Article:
The holy Church includes many people, men, women and children without number. They are all quite different from one another in birth, in size, in nationality and language, in style of living and age, in trades and opinions, in clothes and customs, in knowledge and rank, in welfare and in appearance. Thanks to her, they are nonetheless all reborn, newly created in the Spirit. The Church grants to all of them without distinction the grace of belonging to Christ and of taking his name by calling themselves Christians.
Faith, moreover, puts us in a position which is extremely simple, and incapable of separation, in such a way that the differences between us seem not to exist, because everything is gathered together into the Church and reconciled in her.
No one lives alone any more, no one is separated from the others, but all are mutually joined together as brothers and sisters in the simple and indivisible power of faith.
Of the first Church, Scripture says: ‘The company of those who believed were of one heart and soul’, [Acts 4:32] in such a way that all the many members looked like a single body, truly worthy of Christ himself, our true Head. And, speaking of the action of Christ in the Church, the Apostle asserts: ‘There is neither male nor female, neither Jew nor Greek, neither circumcised nor uncircumcised, neither barbarian nor Scythian, neither slave nor freeman, but Christ is all and in all.’ [cf. Gal. 3:28; Col. 3:11] Christ with the unique power of goodness and with infinite wisdom reunites everything in himself, as the centre from which the rays go out.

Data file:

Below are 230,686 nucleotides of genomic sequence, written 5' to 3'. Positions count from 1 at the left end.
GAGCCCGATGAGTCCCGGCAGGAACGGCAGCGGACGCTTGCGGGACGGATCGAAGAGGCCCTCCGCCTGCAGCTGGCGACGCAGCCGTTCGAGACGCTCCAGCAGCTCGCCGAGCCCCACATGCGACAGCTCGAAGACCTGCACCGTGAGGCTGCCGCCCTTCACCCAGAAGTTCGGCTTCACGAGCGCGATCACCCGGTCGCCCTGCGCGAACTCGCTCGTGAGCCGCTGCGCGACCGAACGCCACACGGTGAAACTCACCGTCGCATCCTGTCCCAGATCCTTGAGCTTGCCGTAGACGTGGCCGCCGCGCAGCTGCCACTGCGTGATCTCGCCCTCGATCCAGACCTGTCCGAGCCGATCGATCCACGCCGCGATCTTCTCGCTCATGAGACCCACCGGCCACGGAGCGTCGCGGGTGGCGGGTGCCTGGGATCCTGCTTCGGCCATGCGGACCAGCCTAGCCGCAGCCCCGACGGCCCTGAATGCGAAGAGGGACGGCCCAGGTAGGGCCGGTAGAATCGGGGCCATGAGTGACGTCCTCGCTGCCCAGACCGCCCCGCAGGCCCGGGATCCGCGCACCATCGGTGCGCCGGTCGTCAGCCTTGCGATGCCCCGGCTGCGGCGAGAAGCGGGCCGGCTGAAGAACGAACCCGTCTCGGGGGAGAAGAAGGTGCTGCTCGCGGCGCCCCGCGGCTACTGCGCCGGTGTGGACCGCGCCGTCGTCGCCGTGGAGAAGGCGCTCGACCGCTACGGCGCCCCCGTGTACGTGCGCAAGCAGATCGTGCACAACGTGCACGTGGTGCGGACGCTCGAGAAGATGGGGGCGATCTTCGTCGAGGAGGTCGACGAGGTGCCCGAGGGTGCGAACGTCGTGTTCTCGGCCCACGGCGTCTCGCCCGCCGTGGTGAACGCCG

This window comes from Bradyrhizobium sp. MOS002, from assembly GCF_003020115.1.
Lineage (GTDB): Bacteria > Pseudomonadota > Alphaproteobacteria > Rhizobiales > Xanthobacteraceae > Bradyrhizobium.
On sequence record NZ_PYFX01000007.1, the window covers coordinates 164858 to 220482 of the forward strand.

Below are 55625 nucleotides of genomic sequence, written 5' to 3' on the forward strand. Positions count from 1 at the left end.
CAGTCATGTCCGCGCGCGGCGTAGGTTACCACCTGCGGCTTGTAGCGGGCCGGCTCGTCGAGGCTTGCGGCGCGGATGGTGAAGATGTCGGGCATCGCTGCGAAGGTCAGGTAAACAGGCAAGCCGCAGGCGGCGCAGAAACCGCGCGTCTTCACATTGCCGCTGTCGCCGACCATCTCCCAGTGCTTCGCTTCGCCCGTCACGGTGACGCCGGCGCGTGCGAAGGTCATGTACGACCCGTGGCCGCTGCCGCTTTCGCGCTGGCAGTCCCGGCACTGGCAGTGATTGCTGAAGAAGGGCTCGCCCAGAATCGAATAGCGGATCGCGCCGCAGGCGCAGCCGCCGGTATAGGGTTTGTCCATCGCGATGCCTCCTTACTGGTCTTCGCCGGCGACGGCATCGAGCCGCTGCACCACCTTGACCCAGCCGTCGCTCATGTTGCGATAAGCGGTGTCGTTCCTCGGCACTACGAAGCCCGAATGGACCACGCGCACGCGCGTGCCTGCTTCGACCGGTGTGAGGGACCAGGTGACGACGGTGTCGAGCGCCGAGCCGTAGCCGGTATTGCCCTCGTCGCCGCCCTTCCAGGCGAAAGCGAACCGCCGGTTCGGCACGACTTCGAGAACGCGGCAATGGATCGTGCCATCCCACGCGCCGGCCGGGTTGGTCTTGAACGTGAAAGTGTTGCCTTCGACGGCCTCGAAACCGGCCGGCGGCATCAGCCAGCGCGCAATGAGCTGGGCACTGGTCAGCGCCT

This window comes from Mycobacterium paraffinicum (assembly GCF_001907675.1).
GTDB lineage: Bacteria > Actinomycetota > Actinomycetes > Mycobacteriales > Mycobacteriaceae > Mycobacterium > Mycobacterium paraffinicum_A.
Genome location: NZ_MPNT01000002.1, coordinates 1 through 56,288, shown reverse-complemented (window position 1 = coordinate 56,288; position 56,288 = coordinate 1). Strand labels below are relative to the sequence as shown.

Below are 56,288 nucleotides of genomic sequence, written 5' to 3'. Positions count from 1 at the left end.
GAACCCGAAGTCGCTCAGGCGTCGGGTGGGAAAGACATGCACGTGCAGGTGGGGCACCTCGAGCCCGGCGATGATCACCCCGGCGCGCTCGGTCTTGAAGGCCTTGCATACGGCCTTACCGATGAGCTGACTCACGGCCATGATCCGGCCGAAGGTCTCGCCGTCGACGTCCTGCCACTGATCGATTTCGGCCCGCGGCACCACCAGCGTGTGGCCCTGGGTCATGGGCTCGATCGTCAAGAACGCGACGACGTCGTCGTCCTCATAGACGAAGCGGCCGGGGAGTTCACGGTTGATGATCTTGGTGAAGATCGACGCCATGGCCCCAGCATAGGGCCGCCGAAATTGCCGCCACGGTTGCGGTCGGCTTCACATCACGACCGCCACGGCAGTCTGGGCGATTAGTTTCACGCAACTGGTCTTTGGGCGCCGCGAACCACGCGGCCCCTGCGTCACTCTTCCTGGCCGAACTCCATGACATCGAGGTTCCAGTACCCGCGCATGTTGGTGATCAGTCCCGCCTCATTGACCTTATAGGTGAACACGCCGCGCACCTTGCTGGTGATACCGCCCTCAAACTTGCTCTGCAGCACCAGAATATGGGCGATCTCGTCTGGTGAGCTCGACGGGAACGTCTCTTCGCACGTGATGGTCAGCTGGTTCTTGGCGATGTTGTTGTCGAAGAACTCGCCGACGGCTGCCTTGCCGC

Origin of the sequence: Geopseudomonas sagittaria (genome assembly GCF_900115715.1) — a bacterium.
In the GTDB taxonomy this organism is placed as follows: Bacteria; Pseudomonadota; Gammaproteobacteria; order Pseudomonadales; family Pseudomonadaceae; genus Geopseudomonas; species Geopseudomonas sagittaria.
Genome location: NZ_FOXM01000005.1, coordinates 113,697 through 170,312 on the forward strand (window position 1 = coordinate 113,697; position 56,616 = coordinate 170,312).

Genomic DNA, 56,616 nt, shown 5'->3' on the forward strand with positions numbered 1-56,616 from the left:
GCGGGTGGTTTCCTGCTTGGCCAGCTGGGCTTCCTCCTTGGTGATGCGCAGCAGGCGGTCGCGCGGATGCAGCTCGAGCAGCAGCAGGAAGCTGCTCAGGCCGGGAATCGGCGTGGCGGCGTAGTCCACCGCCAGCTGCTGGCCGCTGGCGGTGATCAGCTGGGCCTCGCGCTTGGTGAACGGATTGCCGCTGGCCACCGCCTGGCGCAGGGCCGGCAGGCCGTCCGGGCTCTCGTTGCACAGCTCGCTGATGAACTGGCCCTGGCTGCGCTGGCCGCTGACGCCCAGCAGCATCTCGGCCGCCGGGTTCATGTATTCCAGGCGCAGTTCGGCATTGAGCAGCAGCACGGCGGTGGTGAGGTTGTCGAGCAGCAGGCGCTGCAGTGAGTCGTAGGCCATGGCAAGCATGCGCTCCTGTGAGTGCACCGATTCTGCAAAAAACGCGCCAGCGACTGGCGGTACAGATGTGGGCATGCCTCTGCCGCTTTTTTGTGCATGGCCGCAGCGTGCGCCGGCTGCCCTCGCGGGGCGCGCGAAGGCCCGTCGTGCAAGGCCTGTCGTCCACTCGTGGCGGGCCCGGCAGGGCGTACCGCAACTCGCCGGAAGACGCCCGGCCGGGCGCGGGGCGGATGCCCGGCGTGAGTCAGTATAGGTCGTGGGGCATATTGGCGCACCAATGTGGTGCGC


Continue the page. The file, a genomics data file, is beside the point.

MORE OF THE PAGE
Maximus the Confessor, Mystagogia, I (PG91, 664) quoted in Thomas Spidlik (ed). Drinking from the Hidden Fountain. A Patristic Breviary (London, New City, 1992) 319-320.